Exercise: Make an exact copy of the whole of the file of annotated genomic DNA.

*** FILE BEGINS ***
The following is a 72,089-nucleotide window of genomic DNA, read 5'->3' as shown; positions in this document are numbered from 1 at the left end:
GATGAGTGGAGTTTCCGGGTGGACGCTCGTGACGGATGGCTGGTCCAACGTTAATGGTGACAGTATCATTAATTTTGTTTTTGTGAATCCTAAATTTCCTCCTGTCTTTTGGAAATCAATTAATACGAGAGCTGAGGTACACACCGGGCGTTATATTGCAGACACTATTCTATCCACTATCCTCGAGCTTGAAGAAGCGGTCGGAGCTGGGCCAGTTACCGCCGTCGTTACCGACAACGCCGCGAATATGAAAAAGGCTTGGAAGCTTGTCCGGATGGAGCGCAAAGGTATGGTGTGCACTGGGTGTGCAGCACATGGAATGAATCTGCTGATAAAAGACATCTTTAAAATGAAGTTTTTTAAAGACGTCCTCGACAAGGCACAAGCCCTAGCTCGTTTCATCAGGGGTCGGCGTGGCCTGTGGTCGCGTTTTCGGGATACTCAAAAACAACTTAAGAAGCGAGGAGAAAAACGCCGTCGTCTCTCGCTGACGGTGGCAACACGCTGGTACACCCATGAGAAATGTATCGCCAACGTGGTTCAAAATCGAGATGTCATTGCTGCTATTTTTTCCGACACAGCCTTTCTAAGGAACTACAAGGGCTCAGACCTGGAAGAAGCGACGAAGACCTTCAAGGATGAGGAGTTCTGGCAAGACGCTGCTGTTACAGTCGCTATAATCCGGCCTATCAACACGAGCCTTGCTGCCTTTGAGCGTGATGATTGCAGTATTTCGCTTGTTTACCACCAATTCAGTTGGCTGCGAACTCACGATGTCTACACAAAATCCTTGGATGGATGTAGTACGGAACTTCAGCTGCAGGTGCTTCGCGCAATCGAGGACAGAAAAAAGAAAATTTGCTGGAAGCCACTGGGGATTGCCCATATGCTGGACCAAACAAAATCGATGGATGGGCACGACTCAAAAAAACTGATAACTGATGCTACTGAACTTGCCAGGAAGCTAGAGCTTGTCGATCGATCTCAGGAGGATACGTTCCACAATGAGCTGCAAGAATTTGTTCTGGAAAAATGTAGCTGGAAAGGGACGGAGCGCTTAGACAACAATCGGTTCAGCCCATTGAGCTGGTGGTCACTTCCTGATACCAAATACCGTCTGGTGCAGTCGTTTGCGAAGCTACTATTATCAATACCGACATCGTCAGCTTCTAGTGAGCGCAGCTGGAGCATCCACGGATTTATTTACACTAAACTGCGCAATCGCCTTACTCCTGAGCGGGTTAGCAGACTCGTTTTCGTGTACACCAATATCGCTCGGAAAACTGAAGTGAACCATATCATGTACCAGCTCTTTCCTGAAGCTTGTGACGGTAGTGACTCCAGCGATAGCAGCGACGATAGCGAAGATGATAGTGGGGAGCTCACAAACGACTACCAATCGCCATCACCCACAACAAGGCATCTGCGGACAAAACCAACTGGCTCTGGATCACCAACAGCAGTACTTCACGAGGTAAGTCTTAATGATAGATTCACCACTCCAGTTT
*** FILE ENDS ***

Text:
The following is a 72,089-nucleotide window of genomic DNA, read 5'->3' as shown; positions in this document are numbered from 1 at the left end:
GATGAGTGGAGTTTCCGGGTGGACGCTCGTGACGGATGGCTGGTCCAACGTTAATGGTGACAGTATCATTAATTTTGTTTTTGTGAATCCTAAATTTCCTCCTGTCTTTTGGAAATCAATTAATACGAGAGCTGAGGTACACACCGGGCGTTATATTGCAGACACTATTCTATCCACTATCCTCGAGCTTGAAGAAGCGGTCGGAGCTGGGCCAGTTACCGCCGTCGTTACCGACAACGCCGCGAATATGAAAAAGGCTTGGAAGCTTGTCCGGATGGAGCGCAAAGGTATGGTGTGCACTGGGTGTGCAGCACATGGAATGAATCTGCTGATAAAAGACATCTTTAAAATGAAGTTTTTTAAAGACGTCCTCGACAAGGCACAAGCCCTAGCTCGTTTCATCAGGGGTCGGCGTGGCCTGTGGTCGCGTTTTCGGGATACTCAAAAACAACTTAAGAAGCGAGGAGAAAAACGCCGTCGTCTCTCGCTGACGGTGGCAACACGCTGGTACACCCATGAGAAATGTATCGCCAACGTGGTTCAAAATCGAGATGTCATTGCTGCTATTTTTTCCGACACAGCCTTTCTAAGGAACTACAAGGGCTCAGACCTGGAAGAAGCGACGAAGACCTTCAAGGATGAGGAGTTCTGGCAAGACGCTGCTGTTACAGTCGCTATAATCCGGCCTATCAACACGAGCCTTGCTGCCTTTGAGCGTGATGATTGCAGTATTTCGCTTGTTTACCACCAATTCAGTTGGCTGCGAACTCACGATGTCTACACAAAATCCTTGGATGGATGTAGTACGGAACTTCAGCTGCAGGTGCTTCGCGCAATCGAGGACAGAAAAAAGAAAATTTGCTGGAAGCCACTGGGGATTGCCCATATGCTGGACCAAACAAAATCGATGGATGGGCACGACTCAAAAAAACTGATAACTGATGCTACTGAACTTGCCAGGAAGCTAGAGCTTGTCGATCGATCTCAGGAGGATACGTTCCACAATGAGCTGCAAGAATTTGTTCTGGAAAAATGTAGCTGGAAAGGGACGGAGCGCTTAGACAACAATCGGTTCAGCCCATTGAGCTGGTGGTCACTTCCTGATACCAAATACCGTCTGGTGCAGTCGTTTGCGAAGCTACTATTATCAATACCGACATCGTCAGCTTCTAGTGAGCGCAGCTGGAGCATCCACGGATTTATTTACACTAAACTGCGCAATCGCCTTACTCCTGAGCGGGTTAGCAGACTCGTTTTCGTGTACACCAATATCGCTCGGAAAACTGAAGTGAACCATATCATGTACCAGCTCTTTCCTGAAGCTTGTGACGGTAGTGACTCCAGCGATAGCAGCGACGATAGCGAAGATGATAGTGGGGAGCTCACAAACGACTACCAATCGCCATCACCCACAACAAGGCATCTGCGGACAAAACCAACTGGCTCTGGATCACCAACAGCAGTACTTCACGAGGTAAGTCTTAATGATAGATTCACCACTCCAGTTT